Renewable energy offers an impressive potential to deliver low cost, efficient energy that is also environmentally friendly (also known as “green energy”). Although its production techniques are not yet very cost effective, renewable energy has two main advantages over other types of energy: it is clean and it is sustainable in the long run.
The most widely available type of renewable energy worldwide is hydroelectrical energy, which currently accounts for 15% of global electricity production. Wind power and solar power are increasing worldwide, and due to government tax incentives and grants, a lot of capital is directed towards the development and research of these energy types.
Unlike fossil fuel energy types that use natural sources as well, renewable energies are known as clean energies. Their production does not involve any oxidation process (hence not causing the release of more CO2 gases in the atmosphere, as in the case of coal energy) nor any hazardous waste or residue as in the case of nuclear power energy. It is estimated that 1-kilowatt home solar system will produce enough energy to save 170 lbs of coal being burned and 300 lbs of carbon dioxide being added to Earth’s atmosphere. Wind power as well as hydroelectrical power will also help decrease the amount of green house emissions due to conventional energy production.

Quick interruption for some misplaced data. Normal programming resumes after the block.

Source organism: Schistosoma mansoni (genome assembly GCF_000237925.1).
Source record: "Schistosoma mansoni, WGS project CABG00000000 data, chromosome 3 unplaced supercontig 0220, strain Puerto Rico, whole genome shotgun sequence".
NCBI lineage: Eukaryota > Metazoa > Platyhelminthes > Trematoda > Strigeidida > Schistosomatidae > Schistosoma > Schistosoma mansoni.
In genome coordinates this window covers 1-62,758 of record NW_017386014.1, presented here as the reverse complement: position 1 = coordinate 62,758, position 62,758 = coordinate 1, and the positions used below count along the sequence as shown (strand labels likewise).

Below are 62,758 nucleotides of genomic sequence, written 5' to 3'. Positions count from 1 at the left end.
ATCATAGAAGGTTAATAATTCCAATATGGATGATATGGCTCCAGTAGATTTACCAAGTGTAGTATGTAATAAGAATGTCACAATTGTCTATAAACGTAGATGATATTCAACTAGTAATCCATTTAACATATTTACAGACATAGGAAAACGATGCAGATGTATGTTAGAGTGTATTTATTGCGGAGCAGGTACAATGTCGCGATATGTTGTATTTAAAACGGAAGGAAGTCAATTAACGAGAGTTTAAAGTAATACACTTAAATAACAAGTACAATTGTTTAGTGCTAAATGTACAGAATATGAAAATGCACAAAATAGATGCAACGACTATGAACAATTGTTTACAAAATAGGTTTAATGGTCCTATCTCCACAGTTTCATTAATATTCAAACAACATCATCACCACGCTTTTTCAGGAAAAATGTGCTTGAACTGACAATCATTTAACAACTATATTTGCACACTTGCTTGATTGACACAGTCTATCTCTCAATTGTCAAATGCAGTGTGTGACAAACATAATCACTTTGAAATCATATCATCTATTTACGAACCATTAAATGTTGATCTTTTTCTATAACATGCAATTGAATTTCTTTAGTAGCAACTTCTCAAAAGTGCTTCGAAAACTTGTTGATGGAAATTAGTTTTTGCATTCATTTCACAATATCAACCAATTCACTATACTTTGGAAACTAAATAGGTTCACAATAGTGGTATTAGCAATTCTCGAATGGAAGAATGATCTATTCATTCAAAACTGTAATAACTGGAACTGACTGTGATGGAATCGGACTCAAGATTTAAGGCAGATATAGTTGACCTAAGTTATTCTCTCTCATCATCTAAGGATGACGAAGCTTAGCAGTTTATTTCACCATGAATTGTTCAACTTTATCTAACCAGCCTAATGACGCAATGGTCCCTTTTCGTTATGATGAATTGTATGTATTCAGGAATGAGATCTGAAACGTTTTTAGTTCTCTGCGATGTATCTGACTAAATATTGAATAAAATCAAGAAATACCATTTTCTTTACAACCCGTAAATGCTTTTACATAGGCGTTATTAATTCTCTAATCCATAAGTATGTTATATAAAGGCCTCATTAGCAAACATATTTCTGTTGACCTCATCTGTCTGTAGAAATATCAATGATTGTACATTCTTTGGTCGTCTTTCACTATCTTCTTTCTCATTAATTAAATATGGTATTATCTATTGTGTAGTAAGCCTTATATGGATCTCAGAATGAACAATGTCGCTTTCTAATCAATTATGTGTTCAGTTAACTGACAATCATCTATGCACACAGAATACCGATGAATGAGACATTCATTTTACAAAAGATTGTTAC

The sustainability quality comes from two features of renewable energy: their source is renewable, therefore it will not be susceptible to supply shocks like oil; and lower production costs and the potential of future technological improvements promise clean, renewable energy that is also cost efficient in the long run. The latest trends show higher inflows of private capital into solar and wind energy. Alternative energy has also proven to be better for developing countries where delivery and production of energy may be done through less efficient methods. Kenya is the currently the developing country with the highest increase in solar panels per capita; people who use them become less dependent on the country’s central energy supply.